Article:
History is a valuable tool for us to learn and not repeat what shouldn't be repeated.
New France, Canada
Everyone knows or has heard of the Underground Railroad, a haven for the hundreds of enslaved people escaping the South. But few know that Canada had thousands of enslaved people for over 200 years. No slave ship ever arrived in Canada. Instead, the enslaved people came from neighboring British colonies and the French Caribbean. Merchants that traveled to Louisianna and the Caribbean on business brought enslaved people back to Canada. Then In 1834, the British abolished slavery.
Angelique's Early Years
Marie-Josephe Angelique was born about 1705 in Maderia, Portugal. She was sold to a Flemish man, Nichus Block, who took her to the New World, where she was again sold to a French businessman, Francois Francheville. Francois died in 1733, and Angelique became the property of his widow, Theresa Francheville. Angelique was a troublesome enslaved person, and friction arose between Theresa and Angelique. And, because she was stubborn and difficult, Theresa decided to sell her to a wealthy man in Quebec.
At this time, Angelique was in a relationship with an indentured slave of the Francheville household, Claude Thibault. Together they decided to run away to New England. Unfortunately, they were soon captured and returned to Montreal. Thibault was imprisoned but later released the day before the fire. Angelique was returned to Theresa but remained stubborn, rebelling, and vengeful, apparently making statements about burning the Francheville house.
The Montreal Fire of April 10, 1734
On Saturday, April 10, 1734, the town ended their evening prayer. The shout rang out FIRE. The winds were strong that evening, and fire engulfed homes, shops, warehouses, the hospital, and the convent were ablaze. A total of 46 buildings were lost forever.
The town was in shock, having lost their homes and city, and demanded someone would be held accountable.
French law at this time allowed a suspect to be arrested purely on "public knowledge." Accusers were naming Angelique for setting the fire. The prosecutor called some twenty witnesses who relayed Angelique had a lousy character believing her guilty even though no one saw her lighting the fire. The prosecutor, with no objective evidence, asked the judge and the four commissioners to allow torture to the prisoner to admit her guilt and to name any accomplishers.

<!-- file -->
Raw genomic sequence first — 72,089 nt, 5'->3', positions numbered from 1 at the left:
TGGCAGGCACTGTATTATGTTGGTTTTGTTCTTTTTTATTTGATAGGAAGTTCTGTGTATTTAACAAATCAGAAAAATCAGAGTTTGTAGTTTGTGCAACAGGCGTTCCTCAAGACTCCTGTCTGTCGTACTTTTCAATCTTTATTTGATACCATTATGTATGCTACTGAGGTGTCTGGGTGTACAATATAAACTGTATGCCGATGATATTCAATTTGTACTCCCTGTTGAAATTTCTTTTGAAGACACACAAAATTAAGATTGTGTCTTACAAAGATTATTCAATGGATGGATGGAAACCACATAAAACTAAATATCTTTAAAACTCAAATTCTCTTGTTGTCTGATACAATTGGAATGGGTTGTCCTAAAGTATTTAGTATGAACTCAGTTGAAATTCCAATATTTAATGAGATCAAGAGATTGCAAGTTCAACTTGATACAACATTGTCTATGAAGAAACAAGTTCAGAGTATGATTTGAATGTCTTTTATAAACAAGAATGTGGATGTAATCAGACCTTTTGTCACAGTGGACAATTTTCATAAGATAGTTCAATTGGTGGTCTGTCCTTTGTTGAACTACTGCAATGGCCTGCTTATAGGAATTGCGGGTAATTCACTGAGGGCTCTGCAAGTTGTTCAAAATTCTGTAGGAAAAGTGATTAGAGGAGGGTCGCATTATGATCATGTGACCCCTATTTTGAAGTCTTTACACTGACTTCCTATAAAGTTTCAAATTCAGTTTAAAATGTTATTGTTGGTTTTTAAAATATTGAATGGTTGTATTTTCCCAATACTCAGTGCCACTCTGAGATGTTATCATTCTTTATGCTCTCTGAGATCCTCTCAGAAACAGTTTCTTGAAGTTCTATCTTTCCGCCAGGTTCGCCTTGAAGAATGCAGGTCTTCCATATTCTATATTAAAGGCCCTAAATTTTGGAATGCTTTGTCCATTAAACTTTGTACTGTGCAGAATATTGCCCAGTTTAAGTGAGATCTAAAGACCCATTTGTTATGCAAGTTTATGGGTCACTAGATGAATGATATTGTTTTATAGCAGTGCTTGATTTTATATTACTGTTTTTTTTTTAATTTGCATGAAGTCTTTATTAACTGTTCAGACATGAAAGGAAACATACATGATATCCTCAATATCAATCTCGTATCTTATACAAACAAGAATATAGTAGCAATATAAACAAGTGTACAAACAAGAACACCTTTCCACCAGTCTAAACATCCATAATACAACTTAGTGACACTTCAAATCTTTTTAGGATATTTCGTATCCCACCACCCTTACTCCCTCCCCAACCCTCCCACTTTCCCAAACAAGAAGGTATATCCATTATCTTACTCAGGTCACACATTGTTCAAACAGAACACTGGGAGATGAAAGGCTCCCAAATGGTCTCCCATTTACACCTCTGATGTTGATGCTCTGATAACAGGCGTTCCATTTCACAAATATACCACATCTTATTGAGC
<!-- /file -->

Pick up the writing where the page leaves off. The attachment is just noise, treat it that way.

Court cases were held behind closed doors with a single judge with the defendants not allowed lawyers. Angelique repeatedly maintained her innocence.
It was determined by the judge and commissioners that Angelique did set the fire, destroying Montreal. Accordingly, she was to have a noose around her neck, carrying a flaming torch, and be led to the church where her hands were to be severed and placed on stakes. She was then to be paraded on a tumbrel(garbage cart) and burned alive at the stake with her ashes cast to the wind.
An automatic appeal to Superior Court was required, and weeks later, the Appeals Court affirmed the verdict. However, they reduced the savagery and eliminated having her hands cut off and burning her alive. Instead, she was hanged, her body burned with the ashes scattered. The sentence was carried on on June 21, 1734. Her corpse was left hanging for two hours for all to see,
The Torture Of Angelique
In a rush to obtain a confession and any accomplishes, the torture called the "boot" would be applied by the Master Torturer. The" boot" was painful torture often used in medieval Europe consisting of wood planks tied to the knees and legs with four hammer strokes driving a wedge between the planks crushing the legs. Angelique almost immediately confessed to setting the fire but refused to name an accomplice.
The Aftermath Of The Verdict
Historians disagree about the guilt or innocence of Angelique. Was she guilty or simply a scapegoat needed by authorities to blame. The people demanded justice, and in a race to appease them, Angelique paid the price.
Historiann Afua Cooper believes Angelique was guilty and explains her reasons in her book, The Hanging Of Angelique. Another historian, Denyse Beaugrand-Champagne, believed in her innocence and was a scapegoat. Her book, Le Proces, describes her reasoning.
Several books, poems, and plays have been written about Angelique's struggles. Angelique only wanted to be free and never be sold and resold again.
In 2012, a public square in Montreal facing City Hall was named Place Marie-Joseph Martinique. Then in 2021, the House of Commons officially designated August 2nd as Emancipation Day.
Angelique's story shows her courage even during torture only seeking freedom.